I think there is way too much excitement over new restaurants. I want to go in once it’s a little more worn in.
I absolutely get that. Let the place find its sea legs.
You know what I mean? They have their footing, they’re confident in themselves, they don’t have a chip on their shoulders their not projecting everything like the PR team told them to say.
I like to still stumble into restaurants because that was my favorite thing about New York. I would just take the train, go to canal street, go deep into Brooklyn. I would go to neighborhoods and just walk around, smell things, collect the menus and then you just choose which one to try.
I don’t want to be told what to eat or which team to watch. I’m very rarely reading a critical review. I will only read the critical review if I think something was either exceptionally good or exceptionally bad. Then I go online and am like, “I wonder what Haley Scott said about that restaurant? I wonder what Pete Wells said about the restaurant?”
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Do you have — with that in mind — places that you want to shout out right now? Place that you think people should be trying or that maybe the opening buzz has died down, but still live up to the hype?
This one spot I’ve put on my Instagram a lot. This place Tang Hot Pot in the Bowery is really good. It’s a Chinese kid that came in NYU and then once he’s in America he starts to realize that people fuck with our food here. You may not crack into what business you came to America to get into but there’s a real opportunity for food if you’re a Chinaman in this country and you know what you’re doing.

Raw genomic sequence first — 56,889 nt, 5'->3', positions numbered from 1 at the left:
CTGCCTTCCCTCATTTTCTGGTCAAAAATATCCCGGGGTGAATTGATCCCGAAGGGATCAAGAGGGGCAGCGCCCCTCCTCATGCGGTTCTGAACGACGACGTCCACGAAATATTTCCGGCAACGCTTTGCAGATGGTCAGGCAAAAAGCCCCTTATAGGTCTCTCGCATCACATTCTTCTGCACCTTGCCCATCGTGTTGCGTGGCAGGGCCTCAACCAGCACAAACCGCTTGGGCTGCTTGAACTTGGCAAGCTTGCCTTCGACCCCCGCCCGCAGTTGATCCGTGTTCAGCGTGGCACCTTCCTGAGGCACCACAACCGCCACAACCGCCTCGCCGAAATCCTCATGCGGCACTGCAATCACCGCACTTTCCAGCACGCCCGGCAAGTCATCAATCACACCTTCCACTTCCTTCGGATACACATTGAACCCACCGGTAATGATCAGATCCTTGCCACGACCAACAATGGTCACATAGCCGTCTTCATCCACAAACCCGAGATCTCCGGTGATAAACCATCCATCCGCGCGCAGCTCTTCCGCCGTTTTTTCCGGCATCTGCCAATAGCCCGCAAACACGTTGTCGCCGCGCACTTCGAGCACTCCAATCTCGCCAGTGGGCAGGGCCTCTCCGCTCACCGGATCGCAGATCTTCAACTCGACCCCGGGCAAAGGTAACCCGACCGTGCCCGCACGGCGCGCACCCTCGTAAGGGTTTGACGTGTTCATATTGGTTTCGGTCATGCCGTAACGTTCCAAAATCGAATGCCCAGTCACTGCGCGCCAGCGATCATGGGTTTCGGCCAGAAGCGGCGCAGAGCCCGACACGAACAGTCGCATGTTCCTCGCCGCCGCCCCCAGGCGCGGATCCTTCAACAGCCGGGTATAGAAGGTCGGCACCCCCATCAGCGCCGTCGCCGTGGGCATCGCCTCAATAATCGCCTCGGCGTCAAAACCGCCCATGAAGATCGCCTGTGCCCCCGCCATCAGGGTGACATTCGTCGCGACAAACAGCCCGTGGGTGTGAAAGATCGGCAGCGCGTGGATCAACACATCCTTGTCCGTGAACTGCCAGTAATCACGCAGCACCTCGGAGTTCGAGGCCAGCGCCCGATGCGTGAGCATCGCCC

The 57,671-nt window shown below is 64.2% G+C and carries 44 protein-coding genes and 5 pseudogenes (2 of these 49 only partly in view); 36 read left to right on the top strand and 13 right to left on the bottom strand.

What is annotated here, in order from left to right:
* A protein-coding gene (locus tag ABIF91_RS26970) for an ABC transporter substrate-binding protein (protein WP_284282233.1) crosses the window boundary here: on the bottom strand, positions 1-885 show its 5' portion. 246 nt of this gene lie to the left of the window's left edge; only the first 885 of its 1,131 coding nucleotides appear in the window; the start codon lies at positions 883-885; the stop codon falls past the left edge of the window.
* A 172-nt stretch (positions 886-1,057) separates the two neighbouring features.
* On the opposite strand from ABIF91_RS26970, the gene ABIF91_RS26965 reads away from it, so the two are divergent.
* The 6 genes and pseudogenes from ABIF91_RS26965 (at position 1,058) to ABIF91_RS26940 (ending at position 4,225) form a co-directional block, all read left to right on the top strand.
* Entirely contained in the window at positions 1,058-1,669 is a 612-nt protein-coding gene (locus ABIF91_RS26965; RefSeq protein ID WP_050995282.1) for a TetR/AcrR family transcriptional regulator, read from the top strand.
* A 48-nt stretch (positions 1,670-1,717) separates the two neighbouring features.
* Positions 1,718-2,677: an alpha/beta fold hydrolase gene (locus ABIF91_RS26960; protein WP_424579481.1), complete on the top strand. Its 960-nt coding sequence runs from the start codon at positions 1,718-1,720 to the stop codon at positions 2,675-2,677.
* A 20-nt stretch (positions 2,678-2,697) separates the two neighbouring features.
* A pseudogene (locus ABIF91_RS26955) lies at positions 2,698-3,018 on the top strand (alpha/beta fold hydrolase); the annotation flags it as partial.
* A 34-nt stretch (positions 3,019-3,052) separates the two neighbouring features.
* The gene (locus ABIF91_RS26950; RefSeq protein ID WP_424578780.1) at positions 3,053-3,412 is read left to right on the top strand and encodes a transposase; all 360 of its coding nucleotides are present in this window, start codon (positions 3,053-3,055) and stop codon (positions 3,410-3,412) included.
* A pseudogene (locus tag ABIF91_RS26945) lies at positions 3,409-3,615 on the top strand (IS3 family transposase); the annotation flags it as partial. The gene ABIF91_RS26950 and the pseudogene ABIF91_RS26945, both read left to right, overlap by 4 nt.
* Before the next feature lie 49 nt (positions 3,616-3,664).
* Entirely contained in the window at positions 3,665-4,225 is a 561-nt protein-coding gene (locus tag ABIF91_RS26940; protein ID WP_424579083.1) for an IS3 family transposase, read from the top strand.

So this kid took his NYU business degree opened up a small shop. Immediately it’s not very good. I went and told him, “This is not good.” He re-grouped, opened his high-end Hot Pot and I was still a little bit skeptical because I don’t like the word “elevate.” He’s not that limber with English, you know what I mean? He is from China, so he would tell me “Yo we’re elevating this or we’re trying to do this upscale,” and I was like, “All right let me just come and eat.”
So I went to the restaurant and I ate the food and was like, this really is lit. This place is amazing. The quality of the meat was better, the presentation, the service — and all the flavors are very true. You see him and his girlfriend running around the restaurant, he obviously hired other young Chinese kids that are his friends. They did really well. I was like this is an interesting spot, and it’s probably my favorite option in New York.
It’s on my list, now. I need to get back to New York.